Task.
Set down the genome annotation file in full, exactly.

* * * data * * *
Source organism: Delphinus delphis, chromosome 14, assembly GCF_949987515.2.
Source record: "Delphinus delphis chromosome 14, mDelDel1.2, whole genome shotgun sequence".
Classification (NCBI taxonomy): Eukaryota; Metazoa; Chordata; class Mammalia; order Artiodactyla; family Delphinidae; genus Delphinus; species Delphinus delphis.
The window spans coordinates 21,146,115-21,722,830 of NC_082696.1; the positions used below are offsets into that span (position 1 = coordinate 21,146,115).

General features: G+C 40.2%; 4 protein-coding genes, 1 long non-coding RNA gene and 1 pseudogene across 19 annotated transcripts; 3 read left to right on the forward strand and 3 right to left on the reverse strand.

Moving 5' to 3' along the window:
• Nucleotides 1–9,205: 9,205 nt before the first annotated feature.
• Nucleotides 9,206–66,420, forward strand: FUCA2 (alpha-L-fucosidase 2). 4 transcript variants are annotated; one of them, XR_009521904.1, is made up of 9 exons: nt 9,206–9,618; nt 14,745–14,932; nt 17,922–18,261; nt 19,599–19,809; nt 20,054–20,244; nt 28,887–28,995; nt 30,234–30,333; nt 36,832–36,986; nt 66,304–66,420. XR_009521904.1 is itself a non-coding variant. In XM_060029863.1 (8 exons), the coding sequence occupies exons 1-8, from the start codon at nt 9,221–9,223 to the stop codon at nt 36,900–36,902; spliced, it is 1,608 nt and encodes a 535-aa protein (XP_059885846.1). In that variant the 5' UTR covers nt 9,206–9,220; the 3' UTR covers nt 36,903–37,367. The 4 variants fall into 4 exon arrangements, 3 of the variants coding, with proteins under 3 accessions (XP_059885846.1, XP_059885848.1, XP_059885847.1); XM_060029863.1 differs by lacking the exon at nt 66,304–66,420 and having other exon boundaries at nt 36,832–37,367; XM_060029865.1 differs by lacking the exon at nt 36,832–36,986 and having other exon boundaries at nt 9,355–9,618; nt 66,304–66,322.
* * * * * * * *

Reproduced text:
Source organism: Delphinus delphis, chromosome 14, assembly GCF_949987515.2.
Source record: "Delphinus delphis chromosome 14, mDelDel1.2, whole genome shotgun sequence".
Classification (NCBI taxonomy): Eukaryota; Metazoa; Chordata; class Mammalia; order Artiodactyla; family Delphinidae; genus Delphinus; species Delphinus delphis.
The window spans coordinates 21,146,115-21,722,830 of NC_082696.1; the positions used below are offsets into that span (position 1 = coordinate 21,146,115).

General features: G+C 40.2%; 4 protein-coding genes, 1 long non-coding RNA gene and 1 pseudogene across 19 annotated transcripts; 3 read left to right on the forward strand and 3 right to left on the reverse strand.

Moving 5' to 3' along the window:
• Nucleotides 1–9,205: 9,205 nt before the first annotated feature.
• Nucleotides 9,206–66,420, forward strand: FUCA2 (alpha-L-fucosidase 2). 4 transcript variants are annotated; one of them, XR_009521904.1, is made up of 9 exons: nt 9,206–9,618; nt 14,745–14,932; nt 17,922–18,261; nt 19,599–19,809; nt 20,054–20,244; nt 28,887–28,995; nt 30,234–30,333; nt 36,832–36,986; nt 66,304–66,420. XR_009521904.1 is itself a non-coding variant. In XM_060029863.1 (8 exons), the coding sequence occupies exons 1-8, from the start codon at nt 9,221–9,223 to the stop codon at nt 36,900–36,902; spliced, it is 1,608 nt and encodes a 535-aa protein (XP_059885846.1). In that variant the 5' UTR covers nt 9,206–9,220; the 3' UTR covers nt 36,903–37,367. The 4 variants fall into 4 exon arrangements, 3 of the variants coding, with proteins under 3 accessions (XP_059885846.1, XP_059885848.1, XP_059885847.1); XM_060029863.1 differs by lacking the exon at nt 66,304–66,420 and having other exon boundaries at nt 36,832–37,367; XM_060029865.1 differs by lacking the exon at nt 36,832–36,986 and having other exon boundaries at nt 9,355–9,618; nt 66,304–66,322.